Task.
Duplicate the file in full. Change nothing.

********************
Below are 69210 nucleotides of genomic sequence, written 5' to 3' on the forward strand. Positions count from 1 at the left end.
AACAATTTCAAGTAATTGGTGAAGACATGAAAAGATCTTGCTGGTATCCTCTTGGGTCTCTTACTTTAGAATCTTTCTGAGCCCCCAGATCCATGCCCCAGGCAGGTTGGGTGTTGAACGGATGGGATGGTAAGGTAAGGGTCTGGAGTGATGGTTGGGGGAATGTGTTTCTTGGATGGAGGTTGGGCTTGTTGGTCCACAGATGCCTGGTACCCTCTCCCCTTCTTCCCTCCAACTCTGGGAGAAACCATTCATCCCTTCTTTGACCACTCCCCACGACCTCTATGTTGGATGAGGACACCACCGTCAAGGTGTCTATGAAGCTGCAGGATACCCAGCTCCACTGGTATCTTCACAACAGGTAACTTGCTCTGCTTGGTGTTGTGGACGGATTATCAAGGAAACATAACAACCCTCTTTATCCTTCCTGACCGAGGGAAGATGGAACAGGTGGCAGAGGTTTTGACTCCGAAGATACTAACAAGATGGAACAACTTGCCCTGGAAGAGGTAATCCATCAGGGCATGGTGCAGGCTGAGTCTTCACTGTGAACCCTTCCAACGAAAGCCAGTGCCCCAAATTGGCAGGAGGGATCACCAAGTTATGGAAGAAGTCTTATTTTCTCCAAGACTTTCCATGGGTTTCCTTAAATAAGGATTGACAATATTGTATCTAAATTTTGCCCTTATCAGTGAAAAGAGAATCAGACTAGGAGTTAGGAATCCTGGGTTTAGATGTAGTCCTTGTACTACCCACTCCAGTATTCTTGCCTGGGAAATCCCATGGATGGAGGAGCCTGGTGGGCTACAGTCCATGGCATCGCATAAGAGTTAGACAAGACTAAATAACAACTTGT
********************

Below are 69210 nucleotides of genomic sequence, written 5' to 3' on the forward strand. Positions count from 1 at the left end.
AACAATTTCAAGTAATTGGTGAAGACATGAAAAGATCTTGCTGGTATCCTCTTGGGTCTCTTACTTTAGAATCTTTCTGAGCCCCCAGATCCATGCCCCAGGCAGGTTGGGTGTTGAACGGATGGGATGGTAAGGTAAGGGTCTGGAGTGATGGTTGGGGGAATGTGTTTCTTGGATGGAGGTTGGGCTTGTTGGTCCACAGATGCCTGGTACCCTCTCCCCTTCTTCCCTCCAACTCTGGGAGAAACCATTCATCCCTTCTTTGACCACTCCCCACGACCTCTATGTTGGATGAGGACACCACCGTCAAGGTGTCTATGAAGCTGCAGGATACCCAGCTCCACTGGTATCTTCACAACAGGTAACTTGCTCTGCTTGGTGTTGTGGACGGATTATCAAGGAAACATAACAACCCTCTTTATCCTTCCTGACCGAGGGAAGATGGAACAGGTGGCAGAGGTTTTGACTCCGAAGATACTAACAAGATGGAACAACTTGCCCTGGAAGAGGTAATCCATCAGGGCATGGTGCAGGCTGAGTCTTCACTGTGAACCCTTCCAACGAAAGCCAGTGCCCCAAATTGGCAGGAGGGATCACCAAGTTATGGAAGAAGTCTTATTTTCTCCAAGACTTTCCATGGGTTTCCTTAAATAAGGATTGACAATATTGTATCTAAATTTTGCCCTTATCAGTGAAAAGAGAATCAGACTAGGAGTTAGGAATCCTGGGTTTAGATGTAGTCCTTGTACTACCCACTCCAGTATTCTTGCCTGGGAAATCCCATGGATGGAGGAGCCTGGTGGGCTACAGTCCATGGCATCGCATAAGAGTTAGACAAGACTAAATAACAACTTGT